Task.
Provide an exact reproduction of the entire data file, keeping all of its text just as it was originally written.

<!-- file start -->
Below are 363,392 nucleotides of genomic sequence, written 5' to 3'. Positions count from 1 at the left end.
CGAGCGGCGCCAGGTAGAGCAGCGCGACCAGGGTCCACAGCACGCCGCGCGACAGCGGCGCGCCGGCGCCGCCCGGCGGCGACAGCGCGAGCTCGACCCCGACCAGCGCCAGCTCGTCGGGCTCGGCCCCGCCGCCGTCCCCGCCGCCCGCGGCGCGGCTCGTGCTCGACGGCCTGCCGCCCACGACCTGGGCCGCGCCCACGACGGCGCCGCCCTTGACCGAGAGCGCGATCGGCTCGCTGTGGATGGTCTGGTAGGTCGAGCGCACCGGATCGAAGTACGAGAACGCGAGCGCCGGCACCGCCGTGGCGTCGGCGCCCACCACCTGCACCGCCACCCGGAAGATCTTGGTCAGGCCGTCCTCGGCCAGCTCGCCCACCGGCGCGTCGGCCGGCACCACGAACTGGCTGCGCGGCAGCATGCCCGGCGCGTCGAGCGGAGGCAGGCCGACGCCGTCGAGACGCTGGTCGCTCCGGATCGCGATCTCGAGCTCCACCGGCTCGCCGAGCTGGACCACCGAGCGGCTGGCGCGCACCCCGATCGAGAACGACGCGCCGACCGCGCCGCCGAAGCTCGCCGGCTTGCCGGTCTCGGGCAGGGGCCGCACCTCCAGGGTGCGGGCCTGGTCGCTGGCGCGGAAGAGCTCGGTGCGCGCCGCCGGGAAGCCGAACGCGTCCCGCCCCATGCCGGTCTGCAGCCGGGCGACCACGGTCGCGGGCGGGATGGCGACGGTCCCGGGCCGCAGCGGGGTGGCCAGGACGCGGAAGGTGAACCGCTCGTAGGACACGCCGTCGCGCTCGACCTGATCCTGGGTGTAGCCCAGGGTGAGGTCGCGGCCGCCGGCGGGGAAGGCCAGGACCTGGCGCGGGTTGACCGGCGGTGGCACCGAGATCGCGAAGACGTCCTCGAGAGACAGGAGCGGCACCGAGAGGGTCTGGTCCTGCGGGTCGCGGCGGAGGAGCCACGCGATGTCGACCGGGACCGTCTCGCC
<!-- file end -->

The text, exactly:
Below are 363,392 nucleotides of genomic sequence, written 5' to 3'. Positions count from 1 at the left end.
CGAGCGGCGCCAGGTAGAGCAGCGCGACCAGGGTCCACAGCACGCCGCGCGACAGCGGCGCGCCGGCGCCGCCCGGCGGCGACAGCGCGAGCTCGACCCCGACCAGCGCCAGCTCGTCGGGCTCGGCCCCGCCGCCGTCCCCGCCGCCCGCGGCGCGGCTCGTGCTCGACGGCCTGCCGCCCACGACCTGGGCCGCGCCCACGACGGCGCCGCCCTTGACCGAGAGCGCGATCGGCTCGCTGTGGATGGTCTGGTAGGTCGAGCGCACCGGATCGAAGTACGAGAACGCGAGCGCCGGCACCGCCGTGGCGTCGGCGCCCACCACCTGCACCGCCACCCGGAAGATCTTGGTCAGGCCGTCCTCGGCCAGCTCGCCCACCGGCGCGTCGGCCGGCACCACGAACTGGCTGCGCGGCAGCATGCCCGGCGCGTCGAGCGGAGGCAGGCCGACGCCGTCGAGACGCTGGTCGCTCCGGATCGCGATCTCGAGCTCCACCGGCTCGCCGAGCTGGACCACCGAGCGGCTGGCGCGCACCCCGATCGAGAACGACGCGCCGACCGCGCCGCCGAAGCTCGCCGGCTTGCCGGTCTCGGGCAGGGGCCGCACCTCCAGGGTGCGGGCCTGGTCGCTGGCGCGGAAGAGCTCGGTGCGCGCCGCCGGGAAGCCGAACGCGTCCCGCCCCATGCCGGTCTGCAGCCGGGCGACCACGGTCGCGGGCGGGATGGCGACGGTCCCGGGCCGCAGCGGGGTGGCCAGGACGCGGAAGGTGAACCGCTCGTAGGACACGCCGTCGCGCTCGACCTGATCCTGGGTGTAGCCCAGGGTGAGGTCGCGGCCGCCGGCGGGGAAGGCCAGGACCTGGCGCGGGTTGACCGGCGGTGGCACCGAGATCGCGAAGACGTCCTCGAGAGACAGGAGCGGCACCGAGAGGGTCTGGTCCTGCGGGTCGCGGCGGAGGAGCCACGCGATGTCGACCGGGACCGTCTCGCC